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Stuart MITCHELL (b.1965)
Seven Wonders, Suite for Orchestra (2004)
Ildiko Szabo, Pavla Zejbalova (sopranos)
Jiri Hurnik (violin solo)
Hana Knauerova (flute solo)
Kuhn Mixed Choir/Jan Rozehnal
Prague Symphony Orchestra/Mario Clemens
rec. CNSO Studios, Prague, 11-19 November 2004. DDD
EDINBURGH MUSIC COMPANY EMC 38000 [55.13]

Stuart Mitchell’s ‘Seven Wonders’ is presented in a cardboard gatefold package. There’s no booklet and very little information about the music.

On gaining some first impressions one realises that the music is pretty much self-explanatory, requiring no detailed analysis. Experienced collectors should already have gleaned some insights from the grandiose title and the cover, on which a representation of one of the great pyramids emerges from a gloomy, Yves Tanguy-style skyscape.

The legendary Seven Wonders are taken literally, and each is given programmatic treatment. Such grand subjects demand a broad canvas, and Mitchell is lucky to have the services of the Prague Symphony Orchestra and the Kuhn choir at his disposal. I have a sneaking respect for composers who are able to wear their hearts on their sleeves, and ‘Seven Wonders’, which took fifteen years to complete, is obviously a project which is of very personal significance to Mitchell. He certainly has no lack of confidence in the effect of his music. In the brief notes he states, "Seven Wonders Suite for Orchestra is a celebration of human artistic endeavour. After a 1000 year absence, these great monuments are brought to life again through the power of music and the imagination of the listener."

I have noted some enthusiastic responses from customers announcing their satisfaction with this CD on the web, and on hearing the music during the recording sessions the director of the Czech National Orchestra chose movements from the piece to be performed twice as part of their 2006 season. I therefore freely accept that my opinion is subjective, and while I am always reluctant to criticise out of hand, I am sorry to say that ‘Seven Wonders’ is consistently and spectacularly awful.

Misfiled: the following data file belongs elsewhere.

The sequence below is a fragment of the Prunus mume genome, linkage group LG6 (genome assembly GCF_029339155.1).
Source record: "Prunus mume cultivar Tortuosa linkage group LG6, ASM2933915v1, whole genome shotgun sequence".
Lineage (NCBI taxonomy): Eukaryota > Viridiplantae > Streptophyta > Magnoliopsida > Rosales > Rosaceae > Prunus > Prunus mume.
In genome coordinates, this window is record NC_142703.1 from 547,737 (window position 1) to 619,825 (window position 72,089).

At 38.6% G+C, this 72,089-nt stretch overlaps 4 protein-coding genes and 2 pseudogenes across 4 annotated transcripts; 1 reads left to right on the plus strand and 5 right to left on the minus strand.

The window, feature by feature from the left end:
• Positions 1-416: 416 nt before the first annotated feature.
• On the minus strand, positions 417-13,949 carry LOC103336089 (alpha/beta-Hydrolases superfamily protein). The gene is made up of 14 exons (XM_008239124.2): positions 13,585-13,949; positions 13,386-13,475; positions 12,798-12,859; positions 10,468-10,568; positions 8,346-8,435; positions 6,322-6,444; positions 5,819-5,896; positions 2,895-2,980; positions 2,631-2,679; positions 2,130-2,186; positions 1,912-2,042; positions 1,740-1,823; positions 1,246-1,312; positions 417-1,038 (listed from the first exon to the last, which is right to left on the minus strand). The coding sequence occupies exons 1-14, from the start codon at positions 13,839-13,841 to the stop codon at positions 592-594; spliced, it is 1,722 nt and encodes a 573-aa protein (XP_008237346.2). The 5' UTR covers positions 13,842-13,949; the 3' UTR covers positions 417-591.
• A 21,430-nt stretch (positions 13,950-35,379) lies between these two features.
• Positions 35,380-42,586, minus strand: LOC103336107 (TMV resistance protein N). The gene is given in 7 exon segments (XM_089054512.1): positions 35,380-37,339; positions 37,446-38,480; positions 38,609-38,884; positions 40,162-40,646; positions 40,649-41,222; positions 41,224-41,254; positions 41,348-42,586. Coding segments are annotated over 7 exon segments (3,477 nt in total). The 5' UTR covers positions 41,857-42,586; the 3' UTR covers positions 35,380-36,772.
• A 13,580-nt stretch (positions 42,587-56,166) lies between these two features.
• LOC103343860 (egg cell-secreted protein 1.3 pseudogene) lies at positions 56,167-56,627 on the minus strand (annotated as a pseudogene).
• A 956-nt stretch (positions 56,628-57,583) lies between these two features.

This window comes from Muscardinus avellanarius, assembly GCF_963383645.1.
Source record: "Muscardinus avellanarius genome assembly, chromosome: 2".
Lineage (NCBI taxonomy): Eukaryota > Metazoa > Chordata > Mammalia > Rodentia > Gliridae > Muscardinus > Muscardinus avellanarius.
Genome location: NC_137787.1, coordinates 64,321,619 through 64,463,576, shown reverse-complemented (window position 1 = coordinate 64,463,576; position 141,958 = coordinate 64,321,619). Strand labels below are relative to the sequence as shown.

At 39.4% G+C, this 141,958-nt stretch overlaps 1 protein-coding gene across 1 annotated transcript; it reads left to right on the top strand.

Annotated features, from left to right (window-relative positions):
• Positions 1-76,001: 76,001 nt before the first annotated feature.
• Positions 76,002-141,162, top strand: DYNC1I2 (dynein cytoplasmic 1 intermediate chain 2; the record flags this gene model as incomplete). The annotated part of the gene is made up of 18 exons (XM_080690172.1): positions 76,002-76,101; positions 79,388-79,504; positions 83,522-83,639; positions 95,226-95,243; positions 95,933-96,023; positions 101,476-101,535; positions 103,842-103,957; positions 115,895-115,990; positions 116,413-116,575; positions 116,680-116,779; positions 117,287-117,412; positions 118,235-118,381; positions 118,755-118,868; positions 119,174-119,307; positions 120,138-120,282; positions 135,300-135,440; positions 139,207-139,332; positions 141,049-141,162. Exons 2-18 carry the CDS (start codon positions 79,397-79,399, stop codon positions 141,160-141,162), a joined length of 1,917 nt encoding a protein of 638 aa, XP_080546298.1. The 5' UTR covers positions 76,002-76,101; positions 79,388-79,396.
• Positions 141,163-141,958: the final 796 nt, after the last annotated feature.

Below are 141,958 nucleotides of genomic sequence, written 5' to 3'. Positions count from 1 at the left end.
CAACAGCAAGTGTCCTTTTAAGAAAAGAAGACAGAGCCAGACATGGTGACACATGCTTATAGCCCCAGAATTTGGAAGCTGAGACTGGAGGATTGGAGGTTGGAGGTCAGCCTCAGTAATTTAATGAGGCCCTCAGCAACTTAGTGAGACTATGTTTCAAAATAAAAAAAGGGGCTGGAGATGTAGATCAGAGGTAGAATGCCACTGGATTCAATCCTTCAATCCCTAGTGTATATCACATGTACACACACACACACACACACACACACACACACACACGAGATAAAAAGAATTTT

Having said this, I am obliged to say why I think so.

For me, new music should be just that – new, or at the very least ‘renewing’. No matter how strenuously some composers may resist a connection with the past, we are all saddled with history and tradition. The ‘Antique’ style will pop up now and again, with composers either making witty comment, or respectfully honing their skills by acknowledging their musical forebears. Listening to this piece however, I find myself gathering composers’ names by the minute, and like a magpie – here’s a bit of Samuel Barber, some Holst, Khachaturian, Delius, Sibelius, Elgar, Howells, Vaughan Williams – the list seems endless. It’s like something cobbled together by a truckload of hackneyed film composers, but with all the ‘Lawrence of Arabia’ and ‘Ship at Sea’ chestnuts unbelievably being given yet another roasting the whole thing turns full circle and becomes a parody of a parody. I challenge anyone listening to this ‘blind’ to identify the music with a single personality. I find the only real challenge here is trying to discover where Stuart Mitchell’s own musical character lies. As pastiche, this work is a treasure-trove, but in taking itself so seriously the joke is, unfortunately, on Mitchell. The intellect is unchallenged here by innovation, dissonance or any noticeable harmonic astringency or individuality. While there are tunes aplenty, they seem to be as consistent and as memorable as a weather forecast. This lack of confrontation with any sense of musical peril will no doubt appeal to many people, but it is possible to create a tonal and emotionally expressive musical idiom while maintaining a recognisable identity. Say what you like about Arvo Pärt or Malcolm Arnold, but you can almost invariably spot their individual voice as soon as ‘the needle hits the groove’. ‘Seven Wonders’ re-hashes just about every orchestral cliché imaginable, and the result is magnificently and appallingly anodyne.

The performance is honest and well executed and the recording is fair, although there is some compression on peaks. A quite heavily perfumed layer of artificial reverberation appears to have been added to help glue everything together. Listeners who enjoy the ecstatic escapist romanticism of Hollywood film music will probably find much to enjoy here, and those who have been preparing slide or video shows of exotic holidays should have this CD available for use as a soundtrack – it will enhance your presentation no end.

Dominy Clements

 

 



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